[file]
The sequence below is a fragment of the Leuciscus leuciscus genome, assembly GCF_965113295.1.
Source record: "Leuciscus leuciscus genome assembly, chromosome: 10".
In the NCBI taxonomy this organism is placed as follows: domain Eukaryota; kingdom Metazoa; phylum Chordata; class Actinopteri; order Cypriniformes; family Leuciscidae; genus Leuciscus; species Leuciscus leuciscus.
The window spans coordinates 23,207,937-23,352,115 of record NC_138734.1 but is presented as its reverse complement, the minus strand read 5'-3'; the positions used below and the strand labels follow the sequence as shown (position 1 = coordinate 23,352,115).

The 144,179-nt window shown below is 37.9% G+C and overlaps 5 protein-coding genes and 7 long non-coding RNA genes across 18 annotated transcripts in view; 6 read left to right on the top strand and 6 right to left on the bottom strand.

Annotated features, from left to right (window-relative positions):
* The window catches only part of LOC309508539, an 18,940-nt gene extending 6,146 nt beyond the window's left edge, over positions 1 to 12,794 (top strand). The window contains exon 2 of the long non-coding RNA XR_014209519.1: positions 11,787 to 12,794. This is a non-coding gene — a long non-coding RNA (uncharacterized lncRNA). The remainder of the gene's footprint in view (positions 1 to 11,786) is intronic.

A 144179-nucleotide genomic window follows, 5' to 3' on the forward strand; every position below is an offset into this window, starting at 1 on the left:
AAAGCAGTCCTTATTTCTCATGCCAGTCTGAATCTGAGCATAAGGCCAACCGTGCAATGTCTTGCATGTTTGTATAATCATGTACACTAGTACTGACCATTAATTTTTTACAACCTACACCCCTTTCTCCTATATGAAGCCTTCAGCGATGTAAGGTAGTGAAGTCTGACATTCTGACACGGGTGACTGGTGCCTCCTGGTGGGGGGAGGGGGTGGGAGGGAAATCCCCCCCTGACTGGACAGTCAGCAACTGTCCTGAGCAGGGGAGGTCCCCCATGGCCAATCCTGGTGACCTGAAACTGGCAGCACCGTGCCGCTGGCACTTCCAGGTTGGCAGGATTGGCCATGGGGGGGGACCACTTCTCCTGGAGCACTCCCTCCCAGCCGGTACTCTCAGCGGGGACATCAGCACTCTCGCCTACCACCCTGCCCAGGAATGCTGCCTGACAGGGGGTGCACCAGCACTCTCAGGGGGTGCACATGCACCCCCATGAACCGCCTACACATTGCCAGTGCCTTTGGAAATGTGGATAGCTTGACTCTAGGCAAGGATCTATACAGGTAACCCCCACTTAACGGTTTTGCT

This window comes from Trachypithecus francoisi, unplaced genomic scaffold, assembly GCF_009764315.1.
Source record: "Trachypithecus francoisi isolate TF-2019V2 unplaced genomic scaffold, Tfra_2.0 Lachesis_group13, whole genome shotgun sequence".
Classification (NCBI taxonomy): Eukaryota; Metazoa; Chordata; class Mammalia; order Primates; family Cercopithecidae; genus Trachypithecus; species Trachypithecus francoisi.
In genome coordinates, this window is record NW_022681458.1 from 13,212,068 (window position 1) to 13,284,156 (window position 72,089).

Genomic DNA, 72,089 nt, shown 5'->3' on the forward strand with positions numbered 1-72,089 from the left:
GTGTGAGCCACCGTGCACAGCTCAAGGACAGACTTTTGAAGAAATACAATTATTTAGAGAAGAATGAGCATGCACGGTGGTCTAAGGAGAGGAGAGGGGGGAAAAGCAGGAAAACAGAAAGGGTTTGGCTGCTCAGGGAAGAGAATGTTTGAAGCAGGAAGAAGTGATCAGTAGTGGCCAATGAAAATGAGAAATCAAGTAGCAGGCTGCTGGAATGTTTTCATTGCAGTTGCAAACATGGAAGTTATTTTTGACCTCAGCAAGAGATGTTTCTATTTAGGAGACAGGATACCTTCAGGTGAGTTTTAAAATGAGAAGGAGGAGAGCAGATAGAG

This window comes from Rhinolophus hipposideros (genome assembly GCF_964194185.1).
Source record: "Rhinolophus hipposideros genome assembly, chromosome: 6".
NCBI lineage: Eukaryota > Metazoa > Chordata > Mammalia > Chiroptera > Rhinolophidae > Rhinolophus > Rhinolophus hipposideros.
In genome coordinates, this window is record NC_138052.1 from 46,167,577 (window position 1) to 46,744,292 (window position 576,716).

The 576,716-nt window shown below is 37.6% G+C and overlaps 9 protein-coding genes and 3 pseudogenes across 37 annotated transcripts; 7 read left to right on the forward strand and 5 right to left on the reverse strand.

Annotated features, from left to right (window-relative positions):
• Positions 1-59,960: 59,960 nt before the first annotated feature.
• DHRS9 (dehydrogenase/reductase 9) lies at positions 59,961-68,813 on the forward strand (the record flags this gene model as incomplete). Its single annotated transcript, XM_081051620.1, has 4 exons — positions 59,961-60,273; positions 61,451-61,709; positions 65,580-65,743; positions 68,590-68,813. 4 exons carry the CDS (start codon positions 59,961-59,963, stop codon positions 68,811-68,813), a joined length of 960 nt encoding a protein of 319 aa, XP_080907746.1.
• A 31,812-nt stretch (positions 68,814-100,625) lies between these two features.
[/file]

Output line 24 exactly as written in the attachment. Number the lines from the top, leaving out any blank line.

• A 31,812-nt stretch (positions 68,814-100,625) lies between these two features.